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The Hidden Dangers of the Sound of Music

The Hidden Dangers of the Sound of Music

by Wade Sutton, Rocket to the Stars

The damage to your hearing caused by loud music at your show this weekend will not rear its ugly head until nearly ten years from now.  

Think about that for a moment.

I remember exactly where I was the first time I heard that fact.  It was just a few days after Memorial Day in 2012.  Rocket to the Stars' massive singing competition was in full swing and we were about six weeks away from our finals.  Many of us from the show were gathered in an upstairs room at CJ Cochran's Day Spa and Salon about an hour north of Pittsburgh, Pennsylvania and it was the first time we invited doctors from the University of Pittsburgh Medical Center to talk to our contestants about hearing loss prevention and vocal health.

Read that statement again and let it sink in:  "The damage to your hearing caused by loud music at your show this weekend will not rear its ugly head until nearly ten years from now."

This article is about to get much more shocking for many of you singers and musicians.

Dr. Catherine V. Palmer, PhD is one of my favorite people that I have met since founding Rocket to the Stars.  She was hired at the University of Pittsburgh Medical Center in 1990 and became director of Audiology and Hearing Aids in the Department of Otolaryngology in 1998.  Her education is impressive, having earned her undergraduate degree from the University of Massachusetts at Amherst before receiving her master's degree and doctorate at Northwestern University.  Dr. Palmer's biography on the UPMC website says she specializes in rehabilitative audiology including "the use of hearing aids and other assistave devices to improve communications for individuals with hearing loss".  She created, and has since directed, the Musician's Hearing Center at UPMC in 2003. It goes without saying that she really knows her stuff...and she has been a very good friend to Rocket to the Stars over the past two years.  She was the first person I called when I decided to write this article.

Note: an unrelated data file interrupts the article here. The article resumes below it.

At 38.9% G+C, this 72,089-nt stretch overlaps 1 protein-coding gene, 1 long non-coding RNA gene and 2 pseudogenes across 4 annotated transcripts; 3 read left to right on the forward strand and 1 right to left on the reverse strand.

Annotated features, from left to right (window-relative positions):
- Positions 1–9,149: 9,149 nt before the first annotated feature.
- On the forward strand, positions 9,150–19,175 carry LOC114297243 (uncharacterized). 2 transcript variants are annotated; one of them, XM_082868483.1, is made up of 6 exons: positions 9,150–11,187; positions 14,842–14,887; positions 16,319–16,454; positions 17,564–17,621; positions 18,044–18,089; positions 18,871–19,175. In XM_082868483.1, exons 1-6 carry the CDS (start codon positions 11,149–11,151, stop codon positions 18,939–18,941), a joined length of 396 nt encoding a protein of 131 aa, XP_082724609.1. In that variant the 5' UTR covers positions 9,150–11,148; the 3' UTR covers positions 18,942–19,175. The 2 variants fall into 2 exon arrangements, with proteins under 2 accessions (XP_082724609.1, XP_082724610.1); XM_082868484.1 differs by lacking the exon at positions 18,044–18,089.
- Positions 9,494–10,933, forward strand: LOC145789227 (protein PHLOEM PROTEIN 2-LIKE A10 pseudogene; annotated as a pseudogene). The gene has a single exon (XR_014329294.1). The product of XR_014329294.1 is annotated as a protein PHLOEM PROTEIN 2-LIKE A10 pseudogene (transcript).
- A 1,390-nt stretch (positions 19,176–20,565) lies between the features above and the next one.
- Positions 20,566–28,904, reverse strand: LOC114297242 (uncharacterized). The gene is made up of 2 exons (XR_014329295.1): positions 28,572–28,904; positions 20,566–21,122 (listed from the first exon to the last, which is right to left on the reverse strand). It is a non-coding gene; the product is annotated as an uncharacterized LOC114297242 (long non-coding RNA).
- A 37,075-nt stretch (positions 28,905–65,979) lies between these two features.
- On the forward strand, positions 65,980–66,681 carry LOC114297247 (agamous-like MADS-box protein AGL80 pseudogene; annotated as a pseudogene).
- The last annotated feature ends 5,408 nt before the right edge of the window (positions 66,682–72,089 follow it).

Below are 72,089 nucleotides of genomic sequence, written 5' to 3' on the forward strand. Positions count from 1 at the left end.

One of my previous interviews with Dr. Palmer came in the form of a thirty-minute radio segment that was recorded a little more than one year ago.  During that discussion, Dr. Palmer brought up the fact that, for many years, many musicians and singers refused to wear hearing protection because the earplugs that were available at the time attenuated some sounds more than others.  It resulted in the muffling of speech and music, something artists simply would not tolerate.  Unfortunately for many of them, from the heavy metal guitarists shredding in sold out arenas to the trombone player in the high school music class, they did not realize just what they were exposing themselves to.


To understand what happens when you lose your hearing, you must first have a working knowledge of HOW you hear.  The ear is made of up three major areas: outer ear, middle ear, and inner ear.  When sound waves travel through the outer ear, they cause the eardrum to vibrate.  The eardrum works in partnership with three small bones in the middle ear to amplify those vibrations as they make their way to the inner ear.  It is there that the vibrations pass through the fluid contained within the cochlea.

Got all that?  There is a little more to it, so stick with me.  The cochlea has nerve cells.  Attached to those nerve cells are thousands of tiny hairs (cilia).  Those hairs take the sound vibrations and turn them into electrical signals that are sent to your brain, resulting in you hearing what you hear.

Hearing loss can be caused by a number of things but for the purpose of this article, we are concentrating on hearing loss brought on by loud music.  When you are exposed to prolonged periods of loud noise or music, the hairs and nerves in the cochlea (in the inner ear) suffer wear and tear.  That results in the electrical signals to your brain not being transmitted properly.  The hearing loss leaves musicians and singers having problems with background noise mixing with words.

And another thing to consider: says heredity can make you more prone to that type of hearing loss.  Another thing to keep in mind is that loud, sustained noises aren't the only thing putting you at risk.  Sudden blasts of sound are also dangerous as they could result in a ruptured eardrum, known as tympanic membrane perforation.  It is similar to when somebody experiences sudden changes in pressure.


Dr. Palmer gave me some interesting numbers (see chart below) compiled by the Center for Human Performance and Health in Ontario, Canada.  It shows measurements of decibel levels (dB(A)) of various musical instruments and bands.  Below that are additional figures I found on while writing this story.  Many doctors say the 90 dB(A) level is when you start putting yourself at serious risk of hearing damage.  Many people will find it hard to believe, but studies show a flute can reach decibel levels comparable to a jackhammer, while an orchestra peaking during a performance can be almost as loud as a jet engine during take off.  Even something as small as a violin can easily go beyond that 90 dB(A) mark...and that is an instrument that typically rests just a few short inches from the musician's ear.